thumb Duchy of Vasconia and both sides of the Pyrenees (760) In the year 660, Felix of Aquitaine, a patrician from Toulouse of Gallo-Roman stock, received the ducal title of both Vasconia and Aquitaine (Duke of Aquitaine) (located between the Garonne and Loire rivers), effectively ruling independently over Vasconia and at least part of Aquitaine. Under Felix and his successors, Frankish overlordship over these lands became merely nominal, and Vasconia became a prominent regional power

a devastating war on Aquitaine (Pepin the Short#Expansion of the Frankish realm) (Vasconia included) that was to have dire consequences on its population, towns and society. Waifer and his Basque troops confronted Pepin several times but were defeated thrice in 760, 762, and 766, after which Aquitaine and Vasconia pledged loyalty to Pepin and Waifer was eventually murdered by desperate followers, or possibly by someone bribed by Pepin. Carolingian duchy (769-864


816

, on their way north through Roncevaux an ambush was attempted, but resulted in a stalemate as the Franks had taken Basque women and children hostage. Northern Basques, organized in the Duchy of Vasconia, collaborated with Franks during campaigns such as the capture of Barcelona in 799 but after the death of Charlemagne in 814, uprisings started anew. The revolt in Pamplona crossed the Pyrenees north and in 816 Louis the Pious deposed the Basque Duke Semen I Lop of Gascony Seguin

to Lupus II of Gascony and was handed over to Charlemagne. Dukes of Vasconia vassals of the Franks *Lop II (Lop II of Gascony) (768 or 770-778 or 801) *Sans I (Sans I Lop of Gascony) (778 or 801-812) *Seguin I (Semen I Lop of Gascony) (812-816) *Gassia I (Gassia I Semen of Gascony) (816-818) *Lop III Centullo ''Wasco'' (Lop III Centullo of Gascony) (818-819 or 819-823 ) Dukes of Vasconia and Counts of Bordeaux (Frankish vassals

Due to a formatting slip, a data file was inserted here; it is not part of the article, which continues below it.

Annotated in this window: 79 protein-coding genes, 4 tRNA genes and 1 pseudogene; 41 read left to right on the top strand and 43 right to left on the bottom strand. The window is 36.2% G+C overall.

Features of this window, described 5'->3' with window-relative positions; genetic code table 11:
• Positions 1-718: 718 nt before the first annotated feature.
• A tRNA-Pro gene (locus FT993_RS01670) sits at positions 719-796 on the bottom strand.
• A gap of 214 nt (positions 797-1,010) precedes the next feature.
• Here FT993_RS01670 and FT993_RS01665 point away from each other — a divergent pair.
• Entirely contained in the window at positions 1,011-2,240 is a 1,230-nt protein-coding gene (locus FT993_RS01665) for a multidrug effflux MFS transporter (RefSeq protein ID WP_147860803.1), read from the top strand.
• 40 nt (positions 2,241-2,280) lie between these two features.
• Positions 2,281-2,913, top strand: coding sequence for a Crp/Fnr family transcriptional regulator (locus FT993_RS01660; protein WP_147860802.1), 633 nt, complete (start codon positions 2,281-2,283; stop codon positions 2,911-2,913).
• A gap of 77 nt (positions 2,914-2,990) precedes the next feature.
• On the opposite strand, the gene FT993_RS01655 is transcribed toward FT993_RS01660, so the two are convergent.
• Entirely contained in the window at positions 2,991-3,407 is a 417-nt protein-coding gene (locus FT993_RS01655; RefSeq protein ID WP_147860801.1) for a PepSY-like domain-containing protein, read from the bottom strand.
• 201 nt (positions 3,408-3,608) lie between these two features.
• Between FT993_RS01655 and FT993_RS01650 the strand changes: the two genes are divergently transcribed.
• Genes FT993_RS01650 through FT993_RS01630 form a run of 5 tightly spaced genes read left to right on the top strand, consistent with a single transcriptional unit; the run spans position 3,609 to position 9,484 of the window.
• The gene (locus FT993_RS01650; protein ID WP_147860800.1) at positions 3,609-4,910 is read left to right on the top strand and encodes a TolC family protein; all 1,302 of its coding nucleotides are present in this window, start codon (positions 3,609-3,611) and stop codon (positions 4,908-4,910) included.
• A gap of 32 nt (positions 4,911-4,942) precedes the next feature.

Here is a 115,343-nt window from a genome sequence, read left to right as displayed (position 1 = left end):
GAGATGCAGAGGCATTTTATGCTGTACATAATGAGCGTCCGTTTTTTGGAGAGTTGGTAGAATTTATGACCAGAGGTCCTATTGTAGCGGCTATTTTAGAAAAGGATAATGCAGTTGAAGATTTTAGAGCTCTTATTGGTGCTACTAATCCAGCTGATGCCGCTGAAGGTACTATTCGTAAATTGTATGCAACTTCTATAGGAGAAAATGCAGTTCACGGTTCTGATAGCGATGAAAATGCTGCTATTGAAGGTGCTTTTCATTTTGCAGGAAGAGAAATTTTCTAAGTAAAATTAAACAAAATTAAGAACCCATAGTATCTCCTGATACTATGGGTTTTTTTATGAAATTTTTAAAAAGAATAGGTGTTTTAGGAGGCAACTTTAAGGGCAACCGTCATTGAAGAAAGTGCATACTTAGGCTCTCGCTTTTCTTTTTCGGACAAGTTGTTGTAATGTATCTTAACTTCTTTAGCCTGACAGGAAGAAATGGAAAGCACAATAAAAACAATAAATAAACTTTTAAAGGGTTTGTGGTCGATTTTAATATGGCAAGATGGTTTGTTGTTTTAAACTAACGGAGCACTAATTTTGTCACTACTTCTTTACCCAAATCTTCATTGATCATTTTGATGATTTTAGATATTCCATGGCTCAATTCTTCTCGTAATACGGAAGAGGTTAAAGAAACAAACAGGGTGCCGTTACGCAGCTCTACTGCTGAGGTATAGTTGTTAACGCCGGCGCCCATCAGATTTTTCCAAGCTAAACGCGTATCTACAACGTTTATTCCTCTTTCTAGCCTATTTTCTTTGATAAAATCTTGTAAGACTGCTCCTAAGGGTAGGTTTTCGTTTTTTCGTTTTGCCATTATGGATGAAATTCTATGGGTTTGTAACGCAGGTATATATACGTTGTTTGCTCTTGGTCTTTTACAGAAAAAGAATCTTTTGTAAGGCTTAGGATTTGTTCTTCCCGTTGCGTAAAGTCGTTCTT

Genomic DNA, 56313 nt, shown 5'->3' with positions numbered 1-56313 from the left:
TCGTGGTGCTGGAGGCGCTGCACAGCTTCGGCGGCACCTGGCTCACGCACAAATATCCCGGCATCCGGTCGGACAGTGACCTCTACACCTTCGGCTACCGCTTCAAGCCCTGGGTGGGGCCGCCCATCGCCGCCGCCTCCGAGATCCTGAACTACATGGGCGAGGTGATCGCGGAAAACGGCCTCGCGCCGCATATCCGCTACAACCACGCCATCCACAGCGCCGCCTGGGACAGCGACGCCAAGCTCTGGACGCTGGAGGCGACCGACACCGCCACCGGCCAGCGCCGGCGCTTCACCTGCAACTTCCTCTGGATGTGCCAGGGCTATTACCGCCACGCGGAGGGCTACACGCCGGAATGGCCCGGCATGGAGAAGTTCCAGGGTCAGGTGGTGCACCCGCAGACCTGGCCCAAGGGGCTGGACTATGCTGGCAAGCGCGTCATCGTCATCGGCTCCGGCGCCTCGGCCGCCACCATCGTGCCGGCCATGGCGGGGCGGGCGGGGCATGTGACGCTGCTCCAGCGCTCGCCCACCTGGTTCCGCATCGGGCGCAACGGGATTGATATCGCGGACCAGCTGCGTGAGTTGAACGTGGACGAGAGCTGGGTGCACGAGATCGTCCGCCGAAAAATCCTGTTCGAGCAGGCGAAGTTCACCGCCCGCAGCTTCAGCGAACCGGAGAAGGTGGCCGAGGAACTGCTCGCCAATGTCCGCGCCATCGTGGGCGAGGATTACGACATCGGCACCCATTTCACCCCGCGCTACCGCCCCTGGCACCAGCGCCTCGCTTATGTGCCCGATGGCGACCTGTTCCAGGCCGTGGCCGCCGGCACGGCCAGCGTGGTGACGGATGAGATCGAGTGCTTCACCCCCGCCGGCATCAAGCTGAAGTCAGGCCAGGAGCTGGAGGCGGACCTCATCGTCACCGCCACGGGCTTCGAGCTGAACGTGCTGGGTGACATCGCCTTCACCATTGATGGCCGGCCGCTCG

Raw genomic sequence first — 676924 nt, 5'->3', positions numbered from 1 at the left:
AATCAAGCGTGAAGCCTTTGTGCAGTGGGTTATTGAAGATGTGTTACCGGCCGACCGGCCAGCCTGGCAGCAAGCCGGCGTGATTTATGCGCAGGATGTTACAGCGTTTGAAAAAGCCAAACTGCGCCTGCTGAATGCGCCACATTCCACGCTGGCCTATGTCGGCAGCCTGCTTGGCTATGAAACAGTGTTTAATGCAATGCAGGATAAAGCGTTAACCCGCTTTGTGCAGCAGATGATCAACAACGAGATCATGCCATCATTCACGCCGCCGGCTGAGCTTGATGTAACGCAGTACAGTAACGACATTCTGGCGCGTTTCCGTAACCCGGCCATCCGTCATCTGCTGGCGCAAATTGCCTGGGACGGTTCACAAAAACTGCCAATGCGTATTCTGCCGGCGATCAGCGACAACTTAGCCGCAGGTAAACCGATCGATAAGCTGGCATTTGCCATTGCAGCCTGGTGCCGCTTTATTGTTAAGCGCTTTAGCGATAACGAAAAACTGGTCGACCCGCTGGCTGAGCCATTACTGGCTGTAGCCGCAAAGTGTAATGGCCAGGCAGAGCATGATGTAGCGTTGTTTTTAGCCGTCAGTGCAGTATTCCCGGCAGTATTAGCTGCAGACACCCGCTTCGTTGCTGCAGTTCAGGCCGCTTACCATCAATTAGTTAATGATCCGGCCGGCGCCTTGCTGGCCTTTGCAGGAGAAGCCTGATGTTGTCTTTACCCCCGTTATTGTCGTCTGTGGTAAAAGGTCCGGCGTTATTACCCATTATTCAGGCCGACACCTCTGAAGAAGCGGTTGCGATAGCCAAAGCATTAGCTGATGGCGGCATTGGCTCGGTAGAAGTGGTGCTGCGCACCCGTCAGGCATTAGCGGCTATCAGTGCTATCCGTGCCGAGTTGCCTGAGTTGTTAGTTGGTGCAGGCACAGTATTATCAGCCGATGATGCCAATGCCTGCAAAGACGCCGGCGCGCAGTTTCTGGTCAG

710

of Gascony are listed according to their Gascon names (based on the current spelling of Gascon, not the medieval spelling, which was fluctuating). Dukes of Vasconia (Frankish vassals) *Genial (602-606) *Aeghyna (626-638) *Amandus (636-660) Independent dukes of Vasconia and Aquitaine *Felix (Felix of Aquitaine) (660-670) *Lupus I (Lupus I of Aquitaine) (670-676 or until 710 in Vasconia only

Ducado de Vasconia (Auñamendi Encyclopedia) ) *Odo the Great (Odo of Aquitaine) (or ''Eudes'') (688-735), his reign commenced perhaps as late as 692, 700, 710 or 715, unclear parentage. *Hunald I (Hunald of Aquitaine) (735-748), son of previous, abdicated to monastery, may have returned later (see below). *Waifer (Waifer of Aquitaine) (or ''Gaifier'') (748-767), son of previous. *Hunald II (Hunald of Aquitaine) (767-769), either Hunald I returning or a different Hunald, fled


848

. In the early 9th century the lands around the Adour river were segregated from the Duchy under the name of County of Vasconia. Count Aznar's successor, Sans Sancion (Sancho Sánchez of Gascony), fought against Charles the Bald, as Charles didn't recognize him as legitimate. In 844, Vikings invaded Bordeaux and killed Duke Seguin II (Seguin II of Gascony). His heir William (William I of Gascony) was killed trying to retake Bordeaux in 848, Monlezun, 342. though some

) *Seguin II (Seguin II of Gascony) (??-846), the beginning of his rule is uncertain *William I (William I of Gascony) (846-848 or 852 ) Counts of Vasconia :''Temporarily segregated from the Duchy. See: Northern Basque Country'' *Aznar Sans (Aznar Sánchez) (820-836) *Sans II (Sans II Sancion of Gascony) (836-855 or 864), fought against the Franks since 848 and eventually became Duke of Vasconia. Later Dukes of Vasconia (Frankish vassals

) *Sans II (Sans II Sancion of Gascony) (848 or 852-855 or 864) *Arnold (Arnaut of Gascony) (855-864 or only 864) Independent Dukes of Gascony *Sans III (Sans III Mitarra of Gascony) (864-893) *Gassia II (Gassia II Sans of Gascony) (893-930) *Sans IV (Sans IV Gassia of Gascony) (930-c.950) *Sans V (Sans V Sancion of Gascony) (c.950-c.961) *Guilhem II (Guilhem Sans of Gascony) (c.961-996) *Bernat I (Bernat I Guilhem of Gascony) (996-1009

Duchy of Gascony

The '''Duchy of Gascony''' (also ''Vasconia''; ) was a duchy in present southwestern France, roughly corresponding to the modern region of Gascony after 824. The Duchy of Gascony, then known as ''Wasconia'', was originally a Frankish (Francia) march formed to hold sway over the Basques (Vascones) (History of the Basque people#Early Middle Ages). However, the Duchy went through different periods, from its early years with its distinctively Basque element to the merge in personal union with the Duchy of Aquitaine to the later period as a dependency of the Plantagenet kings of England.

In the Hundred Years' War, Charles V of France conquered most of Gascony (Guyenne) by 1380, and under Charles VII of France it was incorporated into the kingdom of France in its entirety in 1453.